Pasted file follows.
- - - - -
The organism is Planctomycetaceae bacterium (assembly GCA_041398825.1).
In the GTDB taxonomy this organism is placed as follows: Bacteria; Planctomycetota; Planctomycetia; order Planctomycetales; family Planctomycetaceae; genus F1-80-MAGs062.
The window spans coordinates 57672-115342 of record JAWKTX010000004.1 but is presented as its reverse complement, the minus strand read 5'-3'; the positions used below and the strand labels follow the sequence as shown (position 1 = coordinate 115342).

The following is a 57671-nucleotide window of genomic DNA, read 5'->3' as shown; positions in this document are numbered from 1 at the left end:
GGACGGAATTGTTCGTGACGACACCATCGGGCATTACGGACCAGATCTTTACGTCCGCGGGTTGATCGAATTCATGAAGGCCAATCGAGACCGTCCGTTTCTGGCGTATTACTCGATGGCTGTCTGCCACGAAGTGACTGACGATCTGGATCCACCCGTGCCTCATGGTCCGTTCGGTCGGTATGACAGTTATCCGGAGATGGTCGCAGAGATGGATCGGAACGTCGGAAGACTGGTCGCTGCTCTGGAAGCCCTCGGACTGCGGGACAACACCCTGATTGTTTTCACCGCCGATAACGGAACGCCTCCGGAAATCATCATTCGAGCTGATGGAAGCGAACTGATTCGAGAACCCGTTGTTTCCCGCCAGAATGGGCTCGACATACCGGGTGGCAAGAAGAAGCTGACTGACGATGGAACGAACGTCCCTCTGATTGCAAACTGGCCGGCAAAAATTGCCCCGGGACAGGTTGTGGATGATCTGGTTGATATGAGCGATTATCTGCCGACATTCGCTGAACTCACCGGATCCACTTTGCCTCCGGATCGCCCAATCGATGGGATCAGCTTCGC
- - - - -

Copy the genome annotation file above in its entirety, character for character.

The organism is Planctomycetaceae bacterium (assembly GCA_041398825.1).
In the GTDB taxonomy this organism is placed as follows: Bacteria; Planctomycetota; Planctomycetia; order Planctomycetales; family Planctomycetaceae; genus F1-80-MAGs062.
The window spans coordinates 57672-115342 of record JAWKTX010000004.1 but is presented as its reverse complement, the minus strand read 5'-3'; the positions used below and the strand labels follow the sequence as shown (position 1 = coordinate 115342).

The following is a 57671-nucleotide window of genomic DNA, read 5'->3' as shown; positions in this document are numbered from 1 at the left end:
GGACGGAATTGTTCGTGACGACACCATCGGGCATTACGGACCAGATCTTTACGTCCGCGGGTTGATCGAATTCATGAAGGCCAATCGAGACCGTCCGTTTCTGGCGTATTACTCGATGGCTGTCTGCCACGAAGTGACTGACGATCTGGATCCACCCGTGCCTCATGGTCCGTTCGGTCGGTATGACAGTTATCCGGAGATGGTCGCAGAGATGGATCGGAACGTCGGAAGACTGGTCGCTGCTCTGGAAGCCCTCGGACTGCGGGACAACACCCTGATTGTTTTCACCGCCGATAACGGAACGCCTCCGGAAATCATCATTCGAGCTGATGGAAGCGAACTGATTCGAGAACCCGTTGTTTCCCGCCAGAATGGGCTCGACATACCGGGTGGCAAGAAGAAGCTGACTGACGATGGAACGAACGTCCCTCTGATTGCAAACTGGCCGGCAAAAATTGCCCCGGGACAGGTTGTGGATGATCTGGTTGATATGAGCGATTATCTGCCGACATTCGCTGAACTCACCGGATCCACTTTGCCTCCGGATCGCCCAATCGATGGGATCAGCTTCGC